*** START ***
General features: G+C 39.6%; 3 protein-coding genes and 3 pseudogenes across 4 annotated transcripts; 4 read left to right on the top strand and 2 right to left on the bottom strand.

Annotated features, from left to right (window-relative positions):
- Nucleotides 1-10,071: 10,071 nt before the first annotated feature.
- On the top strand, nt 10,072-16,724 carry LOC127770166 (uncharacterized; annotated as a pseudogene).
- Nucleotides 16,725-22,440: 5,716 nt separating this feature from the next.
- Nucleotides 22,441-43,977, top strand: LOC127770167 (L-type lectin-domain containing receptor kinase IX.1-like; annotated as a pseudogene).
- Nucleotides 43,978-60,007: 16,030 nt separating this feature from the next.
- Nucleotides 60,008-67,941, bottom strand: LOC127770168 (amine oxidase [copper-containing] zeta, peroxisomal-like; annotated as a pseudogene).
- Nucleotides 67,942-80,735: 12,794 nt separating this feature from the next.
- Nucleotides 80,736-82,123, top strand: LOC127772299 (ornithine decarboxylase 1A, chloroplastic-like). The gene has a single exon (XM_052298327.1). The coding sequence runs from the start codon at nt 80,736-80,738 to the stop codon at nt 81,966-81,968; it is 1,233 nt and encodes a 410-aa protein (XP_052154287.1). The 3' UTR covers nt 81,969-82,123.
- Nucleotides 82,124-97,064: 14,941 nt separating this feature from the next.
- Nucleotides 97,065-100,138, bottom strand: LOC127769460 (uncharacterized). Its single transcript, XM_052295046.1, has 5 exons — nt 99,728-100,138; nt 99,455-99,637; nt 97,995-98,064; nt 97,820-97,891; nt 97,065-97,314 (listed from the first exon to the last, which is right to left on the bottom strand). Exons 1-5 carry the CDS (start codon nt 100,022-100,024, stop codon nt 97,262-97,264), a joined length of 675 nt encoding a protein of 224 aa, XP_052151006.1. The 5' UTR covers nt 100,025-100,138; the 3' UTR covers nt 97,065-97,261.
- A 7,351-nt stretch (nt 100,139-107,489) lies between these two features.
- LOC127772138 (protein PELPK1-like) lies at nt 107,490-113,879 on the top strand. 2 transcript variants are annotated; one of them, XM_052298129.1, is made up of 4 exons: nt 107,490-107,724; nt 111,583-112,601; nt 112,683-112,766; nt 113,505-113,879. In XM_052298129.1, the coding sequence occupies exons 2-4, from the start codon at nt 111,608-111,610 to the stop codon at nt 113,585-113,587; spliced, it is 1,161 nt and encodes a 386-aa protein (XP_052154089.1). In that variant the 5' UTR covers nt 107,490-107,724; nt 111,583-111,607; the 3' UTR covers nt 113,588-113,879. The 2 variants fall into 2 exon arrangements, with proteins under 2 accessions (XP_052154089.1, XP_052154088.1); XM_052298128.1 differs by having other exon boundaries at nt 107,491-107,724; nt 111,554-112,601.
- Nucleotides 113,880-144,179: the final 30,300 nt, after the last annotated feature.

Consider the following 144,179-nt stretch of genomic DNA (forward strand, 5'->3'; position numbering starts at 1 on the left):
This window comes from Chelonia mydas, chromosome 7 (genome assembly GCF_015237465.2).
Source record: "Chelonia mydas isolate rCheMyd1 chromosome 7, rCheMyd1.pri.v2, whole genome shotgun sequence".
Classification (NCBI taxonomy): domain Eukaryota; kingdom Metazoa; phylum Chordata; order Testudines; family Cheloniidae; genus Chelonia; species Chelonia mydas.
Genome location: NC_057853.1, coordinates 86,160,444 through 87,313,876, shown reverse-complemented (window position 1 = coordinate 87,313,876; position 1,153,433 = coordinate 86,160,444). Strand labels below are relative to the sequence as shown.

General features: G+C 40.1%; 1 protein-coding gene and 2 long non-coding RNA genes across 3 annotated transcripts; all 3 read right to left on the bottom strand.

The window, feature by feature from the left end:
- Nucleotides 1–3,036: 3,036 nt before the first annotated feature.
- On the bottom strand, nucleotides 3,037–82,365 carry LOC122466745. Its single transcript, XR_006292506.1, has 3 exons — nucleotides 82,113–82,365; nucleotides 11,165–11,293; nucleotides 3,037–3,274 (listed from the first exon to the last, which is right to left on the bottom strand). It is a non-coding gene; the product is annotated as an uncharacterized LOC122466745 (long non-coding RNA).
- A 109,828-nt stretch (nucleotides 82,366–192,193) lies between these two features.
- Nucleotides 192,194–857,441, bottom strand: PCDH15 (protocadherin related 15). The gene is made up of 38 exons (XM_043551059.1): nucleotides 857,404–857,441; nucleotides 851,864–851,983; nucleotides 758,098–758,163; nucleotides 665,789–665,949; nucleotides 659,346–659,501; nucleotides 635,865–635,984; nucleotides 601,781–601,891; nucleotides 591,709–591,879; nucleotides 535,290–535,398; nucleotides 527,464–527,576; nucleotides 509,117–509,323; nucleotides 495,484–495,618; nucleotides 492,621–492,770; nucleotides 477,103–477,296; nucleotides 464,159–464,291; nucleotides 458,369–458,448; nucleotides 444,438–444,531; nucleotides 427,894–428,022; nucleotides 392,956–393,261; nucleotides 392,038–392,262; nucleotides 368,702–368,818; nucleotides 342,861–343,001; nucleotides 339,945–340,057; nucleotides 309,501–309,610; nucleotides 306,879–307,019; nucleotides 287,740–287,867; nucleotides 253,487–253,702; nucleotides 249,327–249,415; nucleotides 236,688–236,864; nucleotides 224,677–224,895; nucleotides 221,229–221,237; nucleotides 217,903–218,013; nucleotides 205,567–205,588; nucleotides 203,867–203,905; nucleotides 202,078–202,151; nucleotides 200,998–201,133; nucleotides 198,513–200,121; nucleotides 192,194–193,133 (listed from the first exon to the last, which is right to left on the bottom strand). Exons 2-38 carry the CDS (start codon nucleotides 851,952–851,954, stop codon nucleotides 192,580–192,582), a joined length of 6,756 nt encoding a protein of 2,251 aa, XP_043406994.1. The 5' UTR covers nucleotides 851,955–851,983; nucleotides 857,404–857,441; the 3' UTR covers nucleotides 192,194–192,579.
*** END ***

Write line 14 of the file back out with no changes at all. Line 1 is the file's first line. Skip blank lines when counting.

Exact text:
- LOC127772138 (protein PELPK1-like) lies at nt 107,490-113,879 on the top strand. 2 transcript variants are annotated; one of them, XM_052298129.1, is made up of 4 exons: nt 107,490-107,724; nt 111,583-112,601; nt 112,683-112,766; nt 113,505-113,879. In XM_052298129.1, the coding sequence occupies exons 2-4, from the start codon at nt 111,608-111,610 to the stop codon at nt 113,585-113,587; spliced, it is 1,161 nt and encodes a 386-aa protein (XP_052154089.1). In that variant the 5' UTR covers nt 107,490-107,724; nt 111,583-111,607; the 3' UTR covers nt 113,588-113,879. The 2 variants fall into 2 exon arrangements, with proteins under 2 accessions (XP_052154089.1, XP_052154088.1); XM_052298128.1 differs by having other exon boundaries at nt 107,491-107,724; nt 111,554-112,601.